Dave Greegor: What is the legacy we are leaving with assault weapons?

Second Amendment

By Dave Greegor

What is it that has led us to believe that it is acceptable for a private citizen to carry around an assault weapon (AW), designed specifically for war, for mass destruction in split-seconds? The National Rifle Association calls it “America’s Rifle.” Instead, we’re using AWs to kill school children. Are we insane? Pre-1980 we would have been beyond horrified if school children were slaughtered like fish in a barrel.

Washingtonians have elected a governor and senators who support the ban of AWs, but Idaho has not. Why not? We’re neighbors and our constituency should not be that much different, yet it apparently is, or Idaho would quit supporting politicians who oppose a ban on, essentially, the killing of children.

In 2019, a poll found that 55% of GOP voters were comfortable with banning assault weapons. A Gallup poll recently found Americans’ dissatisfaction with U.S. gun laws has risen to 63%, an increase of seven points over 2022. A Fox News poll found 61% of Americans support a ban, yet Idaho politicians pay no attention to those statistics. The Second Amendment solely drives their defense. Idaho is one of the 10 states that rejects a ban and have elected a governor and senators who don’t. While Washington residents may vary in their support, they still voted for a governor and senators who supported a ban?

No other country compares to the U.S. in numbers of school gun incidents. The Washington Post has been tracking school mass shootings and has found that since Columbine (1999), 380 school shootings have occurred with 352,000 students affected. In 2022, 46 school shootings occurred (a record) and 2023 is on pace to top last year.

In fairness, the U.S. House passed the 2022 AW ban, but the Senate has not voted on it because proponents don’t have the sixty votes needed to pass into law (they need 10 more). As expected, the opposition follows party lines. Currently the Senate does have an AWs bill working through (S. 25). Instead of a ban, proponents of minimal gun regulation espouse the mantra that “guns don’t kill people, people kill people.” As an alternative, they advocate rounding up the mentally ill, treating them, and the problem will evaporate. Other advanced democracies have similar proportions of mentally ill people, yet they haven’t hesitated to ban AWs, and they have essentially no mass shootings. New Zealand, Norway, U.K., and Australia banned AWs after a single shooting. No other country compares to the U.S. in numbers of school gun incidents.

Jim Risch and Mike Crapo are my senators, so between May 23 and June 5, I called both of their offices a total of seven times to get their specific position on the ban. Yes or no. I knew they were opposed to any gun regulations, but didn’t know their position on the ban. No response. Sen. Risch did email me May 23, stating, “I will continue to fight all efforts to restrict our Second Amendment rights, including efforts to even ‘chip away’ those rights a little at a time,” – a lame, knee-jerk defense. I already knew Sens. Cantwell and Murray’s position on gun control, and I’ve assumed they are in favor of a ban.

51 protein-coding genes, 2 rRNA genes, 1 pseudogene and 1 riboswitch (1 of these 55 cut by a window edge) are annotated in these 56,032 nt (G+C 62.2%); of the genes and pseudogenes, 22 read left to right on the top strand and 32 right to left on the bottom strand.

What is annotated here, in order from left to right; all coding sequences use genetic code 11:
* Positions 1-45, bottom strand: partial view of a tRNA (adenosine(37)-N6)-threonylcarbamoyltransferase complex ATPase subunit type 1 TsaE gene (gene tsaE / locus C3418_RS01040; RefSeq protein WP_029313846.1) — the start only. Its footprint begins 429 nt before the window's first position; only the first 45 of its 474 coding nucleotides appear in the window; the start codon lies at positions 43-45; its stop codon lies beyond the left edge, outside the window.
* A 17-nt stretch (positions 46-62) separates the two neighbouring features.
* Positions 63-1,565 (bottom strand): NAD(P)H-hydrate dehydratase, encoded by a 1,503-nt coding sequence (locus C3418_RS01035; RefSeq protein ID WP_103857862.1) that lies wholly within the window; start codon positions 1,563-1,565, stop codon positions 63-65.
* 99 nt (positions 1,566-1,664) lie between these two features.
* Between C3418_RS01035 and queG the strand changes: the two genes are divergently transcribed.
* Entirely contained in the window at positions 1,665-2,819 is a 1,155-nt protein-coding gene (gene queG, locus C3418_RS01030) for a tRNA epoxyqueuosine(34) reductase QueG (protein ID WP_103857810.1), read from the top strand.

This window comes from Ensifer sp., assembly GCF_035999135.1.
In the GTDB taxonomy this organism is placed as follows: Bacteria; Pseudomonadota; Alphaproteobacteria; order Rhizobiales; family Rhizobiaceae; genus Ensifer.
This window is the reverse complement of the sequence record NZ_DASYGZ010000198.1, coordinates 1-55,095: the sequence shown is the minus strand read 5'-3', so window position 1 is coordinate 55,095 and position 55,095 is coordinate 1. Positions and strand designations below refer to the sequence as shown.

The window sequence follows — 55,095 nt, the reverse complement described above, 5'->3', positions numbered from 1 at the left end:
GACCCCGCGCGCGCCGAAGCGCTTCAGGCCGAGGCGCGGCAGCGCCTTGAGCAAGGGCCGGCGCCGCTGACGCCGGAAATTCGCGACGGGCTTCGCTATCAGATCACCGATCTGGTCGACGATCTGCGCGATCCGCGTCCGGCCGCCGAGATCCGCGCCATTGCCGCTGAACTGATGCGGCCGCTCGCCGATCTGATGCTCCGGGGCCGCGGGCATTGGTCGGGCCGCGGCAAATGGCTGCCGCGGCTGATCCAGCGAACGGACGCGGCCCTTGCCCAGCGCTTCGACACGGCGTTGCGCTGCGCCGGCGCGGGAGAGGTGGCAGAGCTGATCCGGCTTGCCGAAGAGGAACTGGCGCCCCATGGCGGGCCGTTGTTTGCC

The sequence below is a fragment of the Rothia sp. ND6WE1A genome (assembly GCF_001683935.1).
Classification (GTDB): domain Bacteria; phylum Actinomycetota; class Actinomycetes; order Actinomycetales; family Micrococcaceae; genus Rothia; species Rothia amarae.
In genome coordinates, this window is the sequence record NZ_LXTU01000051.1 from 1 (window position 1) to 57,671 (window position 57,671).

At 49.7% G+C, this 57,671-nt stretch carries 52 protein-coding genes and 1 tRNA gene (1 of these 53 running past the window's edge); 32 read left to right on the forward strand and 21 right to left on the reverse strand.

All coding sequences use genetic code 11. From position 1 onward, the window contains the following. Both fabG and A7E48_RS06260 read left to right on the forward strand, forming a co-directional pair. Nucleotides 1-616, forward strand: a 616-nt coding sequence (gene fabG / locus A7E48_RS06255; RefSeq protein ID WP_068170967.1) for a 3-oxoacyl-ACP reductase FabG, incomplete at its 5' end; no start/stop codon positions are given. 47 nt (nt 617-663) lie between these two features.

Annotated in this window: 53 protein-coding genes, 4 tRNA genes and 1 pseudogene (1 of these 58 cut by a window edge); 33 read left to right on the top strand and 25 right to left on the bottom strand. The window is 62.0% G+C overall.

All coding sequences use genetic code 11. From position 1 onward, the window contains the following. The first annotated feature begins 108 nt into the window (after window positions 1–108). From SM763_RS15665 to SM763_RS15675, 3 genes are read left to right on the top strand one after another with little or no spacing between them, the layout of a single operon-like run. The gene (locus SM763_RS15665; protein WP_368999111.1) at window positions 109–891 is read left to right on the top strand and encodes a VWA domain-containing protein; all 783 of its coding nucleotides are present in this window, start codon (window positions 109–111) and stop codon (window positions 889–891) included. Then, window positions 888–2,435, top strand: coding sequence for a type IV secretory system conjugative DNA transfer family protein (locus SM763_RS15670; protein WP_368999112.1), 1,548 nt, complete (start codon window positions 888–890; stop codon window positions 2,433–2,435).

The lack of a ban has allowed the increasingly regular slaughter of the most precious asset this country has: children. It is true that guns alone don’t kill children; guns just lie there until someone picks them up and uses them, in this case to kill school children, children who won’t live to see the next day. Opponents of an assault weapons ban, by default, are condoning and enabling the senseless mass murder of children. They will have to live their lives knowing that they allowed the implementation of the most effective child murder machine in the history of this country.

Have we reached a level so low in this country that allows the murder of children? Is this how little we respect human life? If the founding fathers had realized that the writing of the Second Amendment would have led to this, they would have been horrified and probably changed the language. “You can defend yourself, so you can carry your AR-15 (musket) to a rally (town square), but don’t shoot anybody, even though your AR-15 (musket) is intended to kill the Taliban (British).” We’re sending children to their potential death and to learn to take cover when they should be reading Dick and Jane. School children are living in a state of fear every day. Is this to be our legacy? Are our great-grandchildren going to remember us as the spineless jellyfish generation that permitted our children to be butchered?

Dave Greegor is a retired Ph.D. ecologist based out of Boise. Greegor Peak in Antarctica is named in his honor.

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